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5 Caregiving tips for working with family: The good, the bad and the neutral

By Rick Lauber

It’s true that caregivers often benefit from outside assistance, but is it the best idea to ask for help from your own family? Before approaching a sister, brother or other relative for help, consider the following pros and cons.

The good…

Instills confidence: Handling the ongoing responsibilities of caregiving can be difficult. But managing these tasks successfully and making good decisions can boost your ego and it can build trust between you and your family members. In addition, the “I can do this” mentality can influence your thoughts and actions outside of caregiving.

Builds bonds: Working together can bring siblings closer. My sisters and I worked quite well as a team. I also found that my father’s Alzheimer’s disease improved my relationship with him. Dad, always a very private man, didn’t readily share his thoughts and feelings with me. I thank Alzheimer’s disease for knocking down the protective walls he’d built. Dad actually showed his gentle character and a previously unrealized affection for hugs.

After all, happiness and personal satisfaction
are not goals, but by-products of a life well-lived.

Eleanor Roosevelt

The bad…

Increases stress: Stress is a popular term when it comes to caregiving, and rightly so. You will be watching and grieving your loved one’s decline. Demands will come at you from all angles. You may be asked to do things that you had never imagined. Stress can negatively affect your own family, career, sleep patterns, patience levels and more.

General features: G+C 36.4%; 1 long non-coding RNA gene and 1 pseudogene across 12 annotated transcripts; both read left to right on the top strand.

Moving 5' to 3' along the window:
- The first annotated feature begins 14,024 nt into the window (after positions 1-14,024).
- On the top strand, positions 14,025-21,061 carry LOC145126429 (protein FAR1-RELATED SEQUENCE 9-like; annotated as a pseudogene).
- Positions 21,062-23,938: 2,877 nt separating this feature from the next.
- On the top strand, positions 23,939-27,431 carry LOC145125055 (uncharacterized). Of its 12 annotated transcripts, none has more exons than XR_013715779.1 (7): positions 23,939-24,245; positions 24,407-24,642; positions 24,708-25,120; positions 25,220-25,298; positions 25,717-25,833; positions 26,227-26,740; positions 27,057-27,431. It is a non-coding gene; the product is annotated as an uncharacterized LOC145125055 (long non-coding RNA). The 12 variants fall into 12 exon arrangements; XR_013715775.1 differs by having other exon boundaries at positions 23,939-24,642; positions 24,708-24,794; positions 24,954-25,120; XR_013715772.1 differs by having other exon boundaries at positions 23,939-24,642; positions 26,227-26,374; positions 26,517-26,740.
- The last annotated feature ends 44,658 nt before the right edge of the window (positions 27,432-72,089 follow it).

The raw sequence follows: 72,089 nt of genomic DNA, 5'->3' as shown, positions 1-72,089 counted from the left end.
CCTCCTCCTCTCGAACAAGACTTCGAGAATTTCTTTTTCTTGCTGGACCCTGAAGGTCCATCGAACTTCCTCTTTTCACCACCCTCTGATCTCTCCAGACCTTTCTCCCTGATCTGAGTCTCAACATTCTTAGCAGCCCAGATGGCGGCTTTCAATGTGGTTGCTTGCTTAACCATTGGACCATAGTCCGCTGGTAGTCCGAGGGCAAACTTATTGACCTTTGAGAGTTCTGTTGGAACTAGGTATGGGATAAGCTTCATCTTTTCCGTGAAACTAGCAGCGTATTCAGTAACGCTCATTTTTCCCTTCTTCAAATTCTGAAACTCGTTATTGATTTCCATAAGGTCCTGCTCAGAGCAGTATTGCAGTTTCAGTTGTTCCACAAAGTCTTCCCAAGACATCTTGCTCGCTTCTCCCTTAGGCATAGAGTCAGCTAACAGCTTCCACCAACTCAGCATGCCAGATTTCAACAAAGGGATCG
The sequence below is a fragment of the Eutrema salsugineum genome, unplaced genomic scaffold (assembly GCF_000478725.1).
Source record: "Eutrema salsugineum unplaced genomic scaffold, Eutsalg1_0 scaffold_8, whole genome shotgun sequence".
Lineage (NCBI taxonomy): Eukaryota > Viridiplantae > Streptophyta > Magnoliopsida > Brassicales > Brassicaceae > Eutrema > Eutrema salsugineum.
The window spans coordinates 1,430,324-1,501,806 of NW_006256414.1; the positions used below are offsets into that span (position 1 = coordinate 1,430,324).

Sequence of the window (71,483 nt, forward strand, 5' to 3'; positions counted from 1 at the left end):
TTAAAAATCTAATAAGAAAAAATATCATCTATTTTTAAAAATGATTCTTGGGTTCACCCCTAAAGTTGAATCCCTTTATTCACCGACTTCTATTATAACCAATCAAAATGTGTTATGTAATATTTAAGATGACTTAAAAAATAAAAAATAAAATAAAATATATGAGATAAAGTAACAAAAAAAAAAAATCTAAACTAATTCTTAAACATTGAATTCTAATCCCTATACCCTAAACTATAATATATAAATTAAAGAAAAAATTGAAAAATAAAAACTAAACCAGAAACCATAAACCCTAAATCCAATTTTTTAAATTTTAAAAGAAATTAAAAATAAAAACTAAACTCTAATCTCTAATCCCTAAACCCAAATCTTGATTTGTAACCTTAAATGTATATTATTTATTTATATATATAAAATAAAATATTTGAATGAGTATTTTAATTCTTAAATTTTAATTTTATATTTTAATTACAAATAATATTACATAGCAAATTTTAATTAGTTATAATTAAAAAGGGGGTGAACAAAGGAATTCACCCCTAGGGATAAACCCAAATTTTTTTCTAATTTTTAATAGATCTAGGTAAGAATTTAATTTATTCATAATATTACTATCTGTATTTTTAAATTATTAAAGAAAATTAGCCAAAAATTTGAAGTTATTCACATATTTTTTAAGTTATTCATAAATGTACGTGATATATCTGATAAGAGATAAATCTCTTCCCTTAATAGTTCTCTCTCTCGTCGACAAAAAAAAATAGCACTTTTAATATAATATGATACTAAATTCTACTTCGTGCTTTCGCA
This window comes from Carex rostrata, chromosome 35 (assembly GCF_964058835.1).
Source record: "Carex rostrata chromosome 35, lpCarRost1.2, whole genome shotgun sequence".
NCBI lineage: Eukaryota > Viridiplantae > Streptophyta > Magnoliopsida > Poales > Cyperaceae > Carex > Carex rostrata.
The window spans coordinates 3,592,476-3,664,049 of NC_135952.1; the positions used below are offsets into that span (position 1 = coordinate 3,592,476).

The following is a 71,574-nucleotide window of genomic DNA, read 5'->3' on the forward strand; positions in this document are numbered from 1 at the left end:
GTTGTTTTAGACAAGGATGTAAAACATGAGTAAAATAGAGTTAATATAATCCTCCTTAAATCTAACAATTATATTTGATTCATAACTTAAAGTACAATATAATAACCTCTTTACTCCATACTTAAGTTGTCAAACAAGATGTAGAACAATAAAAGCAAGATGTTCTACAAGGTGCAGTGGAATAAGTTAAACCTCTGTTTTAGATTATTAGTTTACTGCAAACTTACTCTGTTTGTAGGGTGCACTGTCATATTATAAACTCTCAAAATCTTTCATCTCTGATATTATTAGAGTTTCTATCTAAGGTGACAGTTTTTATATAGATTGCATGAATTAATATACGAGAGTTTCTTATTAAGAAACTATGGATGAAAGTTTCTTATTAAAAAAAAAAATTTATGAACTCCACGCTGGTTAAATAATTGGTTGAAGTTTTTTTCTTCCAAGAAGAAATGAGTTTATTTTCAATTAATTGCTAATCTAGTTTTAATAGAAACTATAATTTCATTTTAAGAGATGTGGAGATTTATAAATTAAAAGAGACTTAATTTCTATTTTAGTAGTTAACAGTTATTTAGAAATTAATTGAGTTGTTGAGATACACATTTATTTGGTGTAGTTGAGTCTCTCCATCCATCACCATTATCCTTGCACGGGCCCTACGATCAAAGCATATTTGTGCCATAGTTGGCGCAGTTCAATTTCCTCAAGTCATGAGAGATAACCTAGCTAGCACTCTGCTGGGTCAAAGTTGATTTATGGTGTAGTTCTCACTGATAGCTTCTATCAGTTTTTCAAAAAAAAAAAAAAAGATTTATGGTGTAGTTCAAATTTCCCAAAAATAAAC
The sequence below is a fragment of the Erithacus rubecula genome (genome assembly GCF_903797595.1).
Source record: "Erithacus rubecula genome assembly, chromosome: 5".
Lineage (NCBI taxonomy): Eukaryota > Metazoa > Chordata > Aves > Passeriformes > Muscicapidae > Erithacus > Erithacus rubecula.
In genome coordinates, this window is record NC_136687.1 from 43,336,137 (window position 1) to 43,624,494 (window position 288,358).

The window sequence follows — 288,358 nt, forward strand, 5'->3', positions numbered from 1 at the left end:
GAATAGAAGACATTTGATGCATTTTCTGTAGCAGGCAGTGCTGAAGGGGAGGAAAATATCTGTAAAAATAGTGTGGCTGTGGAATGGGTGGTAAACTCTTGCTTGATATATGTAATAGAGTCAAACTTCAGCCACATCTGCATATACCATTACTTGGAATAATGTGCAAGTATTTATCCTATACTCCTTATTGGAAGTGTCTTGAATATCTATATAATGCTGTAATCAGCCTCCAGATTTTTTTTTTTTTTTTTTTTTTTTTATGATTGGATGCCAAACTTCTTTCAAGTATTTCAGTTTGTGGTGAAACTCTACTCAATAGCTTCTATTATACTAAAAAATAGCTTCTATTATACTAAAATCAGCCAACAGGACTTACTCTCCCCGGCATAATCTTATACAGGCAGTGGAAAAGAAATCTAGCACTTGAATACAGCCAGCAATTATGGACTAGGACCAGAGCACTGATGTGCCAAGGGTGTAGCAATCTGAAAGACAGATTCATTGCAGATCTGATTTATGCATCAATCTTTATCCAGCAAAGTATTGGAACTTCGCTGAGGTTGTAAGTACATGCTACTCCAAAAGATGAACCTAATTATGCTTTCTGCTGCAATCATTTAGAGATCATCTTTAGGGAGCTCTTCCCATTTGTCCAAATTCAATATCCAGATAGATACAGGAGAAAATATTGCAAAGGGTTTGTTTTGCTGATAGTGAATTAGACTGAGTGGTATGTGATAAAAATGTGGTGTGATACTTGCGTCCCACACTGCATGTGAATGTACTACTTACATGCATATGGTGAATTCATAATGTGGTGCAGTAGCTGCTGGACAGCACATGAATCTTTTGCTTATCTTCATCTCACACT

Creates animosity: Disagreements between siblings can become heated. Siblings may not always agree on the best path for Mom/Dad, what level of care to provide, and when and how far to step in. Family arguments can also start (and carry on) over caregiving finances and impending inheritances, and old grievances can resurface.

The neutral…

Reduces expense: I’ve listed this as a “neutral” tip as money matters may or may not be a problem. Some seniors will have a sizable nest egg to continue paying both regular bills and the extra expenses of additional care. Even if this is the case, however, all may not go as planned… After my parents moved to live closer to me and my sisters, they were still on the hook financially for their monthly condo fees until we found a buyer. Thankfully, they could afford it. For others, though, family members may be forced to financially support an aging parent, causing imbalanced abilities to contribute funds.

Working with your family to provide care has its positives and negatives. To keep things harmonious, carefully consider your choices and talk with your siblings before delegating your responsibilities as a parental caregiver.

1 Be hard  on solving the problem, not the people.

Keep the conversation going in real time.

Ask yourself would I rather be happy or right.

Resist the urge to turn everything into a catastrophe.

Bite your tongue. Think before responding.

Rick Lauber is a published author and freelance writer. He has written Caregiver’s Guide for Canadians and The Successful Caregiver’s Guide (Self-Counsel Press). Visit

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